There was an interesting discussion on UX.StackExchange related to washing machines and their front windows. I was very surprised that it took me like 2 minutes or so to figure out why the washing machine has a window, but most of the answers or comments (including those with many votes) don't express the real reason, which would be similar to this:

For front-loaders without viewing windows on the door, it is possible to accidentally pinch fabric between the door and the drum, resulting in tearing and damage to the pinched clothing during tumbling and spinning. - Wikipedia.

Question: Does a more ergonomic and user friendly interface make the human brain work less, or less intensive, so it can not see the initial purpose of an improvement made in a system or on one of its elements?

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    $\begingroup$ I do not understand the second part of the question ("so it cannot see the initial purpose ..."). $\endgroup$ – user3116 Feb 5 '14 at 14:46
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    $\begingroup$ Thank you for your feedback, I created a separated question here $\endgroup$ – Cornel Feb 5 '14 at 15:22
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    $\begingroup$ Cool :-) Can we try and clarify the "Question" section of this question as well? Could you give some kind of example for the "initial purpose" part of your question, or elaborate a bit on it, in a comment? We can later delete the comments. But maybe we can come up with a better answer, if we better understand what you want to know. (But then maybe it's just me. Sometimes I'm a bit slow.) $\endgroup$ – user3116 Feb 5 '14 at 15:35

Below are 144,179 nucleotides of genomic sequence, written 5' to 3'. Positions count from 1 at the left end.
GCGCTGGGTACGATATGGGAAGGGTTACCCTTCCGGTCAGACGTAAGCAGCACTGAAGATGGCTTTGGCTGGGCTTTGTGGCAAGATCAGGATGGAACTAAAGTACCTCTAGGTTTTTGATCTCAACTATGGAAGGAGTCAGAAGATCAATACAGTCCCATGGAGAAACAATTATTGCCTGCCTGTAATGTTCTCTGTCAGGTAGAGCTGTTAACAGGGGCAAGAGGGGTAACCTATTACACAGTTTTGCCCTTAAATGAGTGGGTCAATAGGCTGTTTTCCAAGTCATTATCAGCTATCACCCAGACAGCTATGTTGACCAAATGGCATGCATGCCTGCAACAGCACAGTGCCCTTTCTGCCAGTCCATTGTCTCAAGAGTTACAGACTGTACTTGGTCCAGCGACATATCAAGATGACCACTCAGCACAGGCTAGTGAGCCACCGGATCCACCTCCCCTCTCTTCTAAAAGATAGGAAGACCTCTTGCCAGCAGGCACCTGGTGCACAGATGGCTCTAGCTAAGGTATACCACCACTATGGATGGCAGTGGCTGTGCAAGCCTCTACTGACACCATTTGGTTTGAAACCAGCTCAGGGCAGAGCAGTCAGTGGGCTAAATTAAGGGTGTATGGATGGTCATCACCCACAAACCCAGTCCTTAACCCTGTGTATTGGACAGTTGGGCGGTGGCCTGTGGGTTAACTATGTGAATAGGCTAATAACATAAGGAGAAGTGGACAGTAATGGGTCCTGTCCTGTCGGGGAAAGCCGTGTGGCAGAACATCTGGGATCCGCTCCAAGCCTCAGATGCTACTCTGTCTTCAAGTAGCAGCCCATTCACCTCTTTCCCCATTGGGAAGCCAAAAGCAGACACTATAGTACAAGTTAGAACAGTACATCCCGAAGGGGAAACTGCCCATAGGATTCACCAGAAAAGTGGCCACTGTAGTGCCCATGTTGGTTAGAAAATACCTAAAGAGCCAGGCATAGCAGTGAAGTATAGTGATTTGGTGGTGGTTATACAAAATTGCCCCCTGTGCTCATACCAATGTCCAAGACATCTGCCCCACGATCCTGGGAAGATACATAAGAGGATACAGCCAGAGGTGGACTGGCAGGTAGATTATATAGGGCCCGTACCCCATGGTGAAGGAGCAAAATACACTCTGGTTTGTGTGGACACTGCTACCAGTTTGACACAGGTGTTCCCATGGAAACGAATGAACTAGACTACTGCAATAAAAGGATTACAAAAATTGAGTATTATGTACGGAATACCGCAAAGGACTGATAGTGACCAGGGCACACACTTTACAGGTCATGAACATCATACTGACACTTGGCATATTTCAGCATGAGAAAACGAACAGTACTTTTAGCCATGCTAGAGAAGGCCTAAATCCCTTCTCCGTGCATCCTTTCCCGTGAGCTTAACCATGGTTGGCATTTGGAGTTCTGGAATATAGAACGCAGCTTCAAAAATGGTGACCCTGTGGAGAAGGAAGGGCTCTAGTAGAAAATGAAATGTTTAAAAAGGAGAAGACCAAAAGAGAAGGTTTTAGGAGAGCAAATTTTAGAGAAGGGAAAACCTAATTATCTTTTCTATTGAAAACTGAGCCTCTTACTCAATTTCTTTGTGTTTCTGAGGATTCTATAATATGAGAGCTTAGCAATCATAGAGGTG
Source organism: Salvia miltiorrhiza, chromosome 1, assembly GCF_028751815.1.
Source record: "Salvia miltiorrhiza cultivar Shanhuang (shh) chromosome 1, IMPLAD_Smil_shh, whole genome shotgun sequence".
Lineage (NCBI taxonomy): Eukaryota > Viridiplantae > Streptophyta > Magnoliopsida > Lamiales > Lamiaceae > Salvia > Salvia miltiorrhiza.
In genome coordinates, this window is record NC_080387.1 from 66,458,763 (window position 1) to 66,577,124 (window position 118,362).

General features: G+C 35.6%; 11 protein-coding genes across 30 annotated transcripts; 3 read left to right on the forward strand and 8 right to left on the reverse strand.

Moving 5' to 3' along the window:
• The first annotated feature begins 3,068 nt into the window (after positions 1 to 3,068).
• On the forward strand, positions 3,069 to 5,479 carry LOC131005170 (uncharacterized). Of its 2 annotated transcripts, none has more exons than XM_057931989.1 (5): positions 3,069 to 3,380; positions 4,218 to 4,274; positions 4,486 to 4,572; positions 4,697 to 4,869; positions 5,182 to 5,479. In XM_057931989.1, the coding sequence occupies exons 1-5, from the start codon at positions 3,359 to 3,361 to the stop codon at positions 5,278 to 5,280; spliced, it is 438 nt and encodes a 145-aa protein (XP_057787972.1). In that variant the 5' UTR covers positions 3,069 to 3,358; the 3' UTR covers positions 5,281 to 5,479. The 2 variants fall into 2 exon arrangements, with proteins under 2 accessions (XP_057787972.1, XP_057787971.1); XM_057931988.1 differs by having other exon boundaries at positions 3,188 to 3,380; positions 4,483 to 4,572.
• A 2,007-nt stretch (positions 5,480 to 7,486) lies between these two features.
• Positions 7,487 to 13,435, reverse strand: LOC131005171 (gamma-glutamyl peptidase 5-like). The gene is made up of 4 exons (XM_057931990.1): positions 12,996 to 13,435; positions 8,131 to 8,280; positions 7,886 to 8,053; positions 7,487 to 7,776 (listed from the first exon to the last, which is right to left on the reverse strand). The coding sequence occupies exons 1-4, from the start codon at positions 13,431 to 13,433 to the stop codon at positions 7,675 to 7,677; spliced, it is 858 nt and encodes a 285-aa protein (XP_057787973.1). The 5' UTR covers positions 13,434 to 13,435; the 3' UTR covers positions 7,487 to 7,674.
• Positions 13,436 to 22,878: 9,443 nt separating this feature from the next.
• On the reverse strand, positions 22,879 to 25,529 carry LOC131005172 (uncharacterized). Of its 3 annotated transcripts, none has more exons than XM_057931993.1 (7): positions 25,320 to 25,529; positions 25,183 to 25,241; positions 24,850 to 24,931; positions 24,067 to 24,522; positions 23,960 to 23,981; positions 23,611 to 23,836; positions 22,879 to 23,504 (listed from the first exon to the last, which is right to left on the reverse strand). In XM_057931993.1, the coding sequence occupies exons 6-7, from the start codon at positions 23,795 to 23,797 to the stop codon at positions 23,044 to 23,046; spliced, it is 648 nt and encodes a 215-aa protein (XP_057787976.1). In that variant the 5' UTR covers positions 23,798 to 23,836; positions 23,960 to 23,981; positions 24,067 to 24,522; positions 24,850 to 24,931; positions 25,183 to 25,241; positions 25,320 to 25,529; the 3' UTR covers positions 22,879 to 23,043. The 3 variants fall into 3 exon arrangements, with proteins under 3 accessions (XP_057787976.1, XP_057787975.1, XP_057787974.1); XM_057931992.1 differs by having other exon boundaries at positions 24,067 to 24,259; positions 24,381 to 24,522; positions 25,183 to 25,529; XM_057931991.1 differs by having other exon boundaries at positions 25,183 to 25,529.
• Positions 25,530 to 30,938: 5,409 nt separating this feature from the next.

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    $\begingroup$ Just figured out the second part. Here's a paraphrasing: "Can an interface become so user-friendly that a user will ultimately fail to understand the need for the improvements to the interface's user-friendliness?" This isn't a better phrasing IMHO; just a different angle on the same idea (I think). $\endgroup$ – Nick Stauner Feb 6 '14 at 7:32
  • $\begingroup$ Yes, the paraphrasing is similar to the initial question. $\endgroup$ – Cornel Feb 6 '14 at 9:26

ISO 9241, a standard covering ergonomics of human-computer interaction, defines in its subsection 9241-110, "Dialogue Principles", that the interface in information systems should be (among other things):

  • suitable for the task
  • facilitate learning
  • conform with user expectations
  • describe its own purpose and functioning

You could translate all this to:

Don't make the user think too hard about what he has to do

Shneiderman, in his "Eight Golden Rules of Interface Design" and Nielsen in his "10 Usability Heuristics of User Interface Design" (also on Wikipedia), make this even more explicit:

  • Shneiderman, Rule 8: Reduce short-term memory load
  • Nielsen, Heuristic 6: Recognition rather than recall

Reducing cognitive load is part of the industry definition of usability. By that definition a usable product "makes the human brain work less".